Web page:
Sixty-three (63) women who were abducted by Boko Haram insurgents in parts of Borno state, about two weeks ago, may have escaped captivity and returned back to their homes, security sources revealed Sunday.
Some witnesses told reporters that the women surprisingly who emerged in large numbers on Saturday must have taken the opportunity of relaxed watch on the camps where they were held hostage to escape. It is believed that the siege by the insurgents on military and security facilities last Friday on Damboa might have presented the women with an opportunity to flee from their abductors. It would be recalled that 68 women were allegedly abducted by the insurgents from Kummabza village in Damboa local government area of Borno state two week ago.
The abduction was denied by the federal government but Borno state government treated the case with caution with the state governor, Alhaji Kashim Shettima setting up an inquiry into the abduction.
Small-scale kidnappings by Boko Haram extremists had been going on for months when they drew international condemnation for the abductions of more than 200 schoolgirls from a school in Chibok town of Borno state on April 15. Some 219 of those girls still are missing. Boko Haram is demanding the release of detained fighters in exchange for the girls. Nigeria’s President Goodluck Jonathan reportedly has refused to consider a prisoner swap.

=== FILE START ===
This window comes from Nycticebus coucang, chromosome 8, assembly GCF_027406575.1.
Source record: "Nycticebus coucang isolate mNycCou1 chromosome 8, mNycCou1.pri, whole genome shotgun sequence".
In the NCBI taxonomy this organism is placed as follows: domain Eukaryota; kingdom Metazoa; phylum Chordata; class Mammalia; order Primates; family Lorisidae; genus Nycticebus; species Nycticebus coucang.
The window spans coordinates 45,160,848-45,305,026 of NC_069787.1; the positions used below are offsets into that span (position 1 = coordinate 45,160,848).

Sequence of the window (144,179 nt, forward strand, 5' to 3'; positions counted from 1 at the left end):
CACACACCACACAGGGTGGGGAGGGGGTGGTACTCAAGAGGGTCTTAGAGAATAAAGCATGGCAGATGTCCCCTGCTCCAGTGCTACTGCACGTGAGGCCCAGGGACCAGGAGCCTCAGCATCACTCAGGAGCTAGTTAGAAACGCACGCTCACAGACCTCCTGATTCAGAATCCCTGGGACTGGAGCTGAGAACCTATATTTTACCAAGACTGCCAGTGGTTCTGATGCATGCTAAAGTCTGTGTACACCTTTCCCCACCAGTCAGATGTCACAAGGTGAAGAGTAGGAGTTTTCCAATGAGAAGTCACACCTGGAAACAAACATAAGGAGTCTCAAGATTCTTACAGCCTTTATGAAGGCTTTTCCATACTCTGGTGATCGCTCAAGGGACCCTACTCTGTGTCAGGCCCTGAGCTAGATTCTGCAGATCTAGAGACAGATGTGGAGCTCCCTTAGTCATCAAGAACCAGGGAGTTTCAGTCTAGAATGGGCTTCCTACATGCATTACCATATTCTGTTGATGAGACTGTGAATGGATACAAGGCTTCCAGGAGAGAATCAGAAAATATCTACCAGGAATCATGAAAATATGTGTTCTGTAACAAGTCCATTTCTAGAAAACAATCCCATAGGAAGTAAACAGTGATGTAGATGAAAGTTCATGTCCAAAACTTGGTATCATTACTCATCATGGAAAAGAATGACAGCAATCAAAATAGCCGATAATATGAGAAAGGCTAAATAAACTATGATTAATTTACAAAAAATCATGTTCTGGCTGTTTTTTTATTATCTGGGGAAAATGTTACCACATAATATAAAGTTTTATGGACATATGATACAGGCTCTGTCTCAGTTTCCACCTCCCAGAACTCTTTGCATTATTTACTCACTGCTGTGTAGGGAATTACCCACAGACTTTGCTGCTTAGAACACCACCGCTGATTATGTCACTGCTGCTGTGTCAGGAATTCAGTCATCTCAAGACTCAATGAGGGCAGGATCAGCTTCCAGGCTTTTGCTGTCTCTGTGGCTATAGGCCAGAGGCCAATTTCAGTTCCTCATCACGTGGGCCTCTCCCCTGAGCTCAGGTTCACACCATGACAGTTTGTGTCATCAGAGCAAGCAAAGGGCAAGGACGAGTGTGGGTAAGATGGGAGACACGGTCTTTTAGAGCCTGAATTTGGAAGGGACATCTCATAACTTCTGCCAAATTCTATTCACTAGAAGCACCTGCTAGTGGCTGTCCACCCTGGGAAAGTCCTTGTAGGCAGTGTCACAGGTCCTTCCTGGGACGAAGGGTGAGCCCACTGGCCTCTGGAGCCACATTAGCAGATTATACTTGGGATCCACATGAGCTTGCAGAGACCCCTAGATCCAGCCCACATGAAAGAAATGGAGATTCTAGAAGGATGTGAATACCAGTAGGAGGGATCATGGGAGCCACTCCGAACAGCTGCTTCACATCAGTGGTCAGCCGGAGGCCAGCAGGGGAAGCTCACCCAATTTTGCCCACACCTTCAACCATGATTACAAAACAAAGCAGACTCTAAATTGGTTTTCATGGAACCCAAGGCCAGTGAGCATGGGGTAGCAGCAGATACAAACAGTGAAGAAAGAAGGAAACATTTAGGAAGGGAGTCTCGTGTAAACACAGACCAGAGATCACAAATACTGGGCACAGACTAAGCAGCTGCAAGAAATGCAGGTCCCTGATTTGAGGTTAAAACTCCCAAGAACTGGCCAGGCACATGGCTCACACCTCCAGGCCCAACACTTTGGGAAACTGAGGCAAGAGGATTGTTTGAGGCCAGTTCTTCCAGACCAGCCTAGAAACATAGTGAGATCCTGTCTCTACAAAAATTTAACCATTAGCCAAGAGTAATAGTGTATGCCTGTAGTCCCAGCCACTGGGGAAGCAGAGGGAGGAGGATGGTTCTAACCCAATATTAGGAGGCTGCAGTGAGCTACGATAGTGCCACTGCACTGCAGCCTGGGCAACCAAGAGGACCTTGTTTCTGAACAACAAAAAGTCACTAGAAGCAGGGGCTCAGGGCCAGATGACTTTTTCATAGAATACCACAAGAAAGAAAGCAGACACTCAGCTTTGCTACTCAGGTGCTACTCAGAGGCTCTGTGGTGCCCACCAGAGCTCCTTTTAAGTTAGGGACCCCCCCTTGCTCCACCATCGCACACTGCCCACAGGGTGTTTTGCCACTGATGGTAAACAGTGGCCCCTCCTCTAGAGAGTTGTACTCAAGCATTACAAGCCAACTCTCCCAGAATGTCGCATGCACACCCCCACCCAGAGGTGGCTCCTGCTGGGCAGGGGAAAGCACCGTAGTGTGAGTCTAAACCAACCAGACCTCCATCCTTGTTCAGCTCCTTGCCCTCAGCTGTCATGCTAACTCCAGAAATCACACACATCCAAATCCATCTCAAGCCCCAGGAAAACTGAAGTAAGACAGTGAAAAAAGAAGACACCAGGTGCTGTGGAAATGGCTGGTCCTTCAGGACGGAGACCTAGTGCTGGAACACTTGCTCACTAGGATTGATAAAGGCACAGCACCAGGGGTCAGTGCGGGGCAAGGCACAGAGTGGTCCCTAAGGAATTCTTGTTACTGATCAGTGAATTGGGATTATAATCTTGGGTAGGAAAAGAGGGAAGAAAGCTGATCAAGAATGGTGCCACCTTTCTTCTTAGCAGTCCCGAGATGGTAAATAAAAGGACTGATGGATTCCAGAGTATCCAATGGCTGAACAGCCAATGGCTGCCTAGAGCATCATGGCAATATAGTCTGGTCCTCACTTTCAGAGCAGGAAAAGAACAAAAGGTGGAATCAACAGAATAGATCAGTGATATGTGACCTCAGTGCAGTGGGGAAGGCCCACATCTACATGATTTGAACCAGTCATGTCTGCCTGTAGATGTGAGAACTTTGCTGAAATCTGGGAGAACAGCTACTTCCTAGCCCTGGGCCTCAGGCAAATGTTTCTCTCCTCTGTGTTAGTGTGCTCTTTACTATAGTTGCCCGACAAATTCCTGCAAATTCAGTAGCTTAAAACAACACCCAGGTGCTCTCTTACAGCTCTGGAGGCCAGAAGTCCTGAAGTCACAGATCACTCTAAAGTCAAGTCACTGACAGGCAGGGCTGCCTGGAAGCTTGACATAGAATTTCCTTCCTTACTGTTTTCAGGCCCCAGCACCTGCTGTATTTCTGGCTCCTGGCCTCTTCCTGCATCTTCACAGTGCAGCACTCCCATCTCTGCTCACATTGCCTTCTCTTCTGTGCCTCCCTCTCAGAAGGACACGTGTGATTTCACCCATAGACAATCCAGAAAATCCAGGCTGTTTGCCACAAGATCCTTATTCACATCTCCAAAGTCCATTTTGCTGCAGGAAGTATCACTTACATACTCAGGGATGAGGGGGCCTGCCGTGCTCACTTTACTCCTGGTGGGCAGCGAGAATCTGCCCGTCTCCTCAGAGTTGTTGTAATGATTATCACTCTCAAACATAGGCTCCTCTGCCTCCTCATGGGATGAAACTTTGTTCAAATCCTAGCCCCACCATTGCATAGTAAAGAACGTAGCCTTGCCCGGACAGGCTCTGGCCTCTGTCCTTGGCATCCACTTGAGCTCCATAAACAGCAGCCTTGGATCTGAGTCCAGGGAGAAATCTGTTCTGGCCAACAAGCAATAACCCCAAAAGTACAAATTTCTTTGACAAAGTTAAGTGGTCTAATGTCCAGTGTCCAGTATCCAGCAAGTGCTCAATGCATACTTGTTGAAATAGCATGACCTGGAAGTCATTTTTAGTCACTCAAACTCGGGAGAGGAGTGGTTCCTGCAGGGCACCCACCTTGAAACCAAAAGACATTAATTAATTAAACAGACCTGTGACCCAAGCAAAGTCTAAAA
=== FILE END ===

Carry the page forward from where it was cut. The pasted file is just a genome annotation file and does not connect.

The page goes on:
On Friday the Defense Ministry reported the arrests of three “suspected female terrorists” whom it accused of luring women, especially widows and young girls, by offering Boko Haram fighters as suitors. It said the arrests of recruiters for “the female wing of the terrorist’s group” followed a failed suicide bombing by a woman who blew herself up in front of a military camp in northeast Gombe last week.
More than 2,000 people have died so far this year in the 5-year-old Islamic uprising, compared to an estimated 3,600 in the four previous years.
With reports from AFP and ThisDaylive.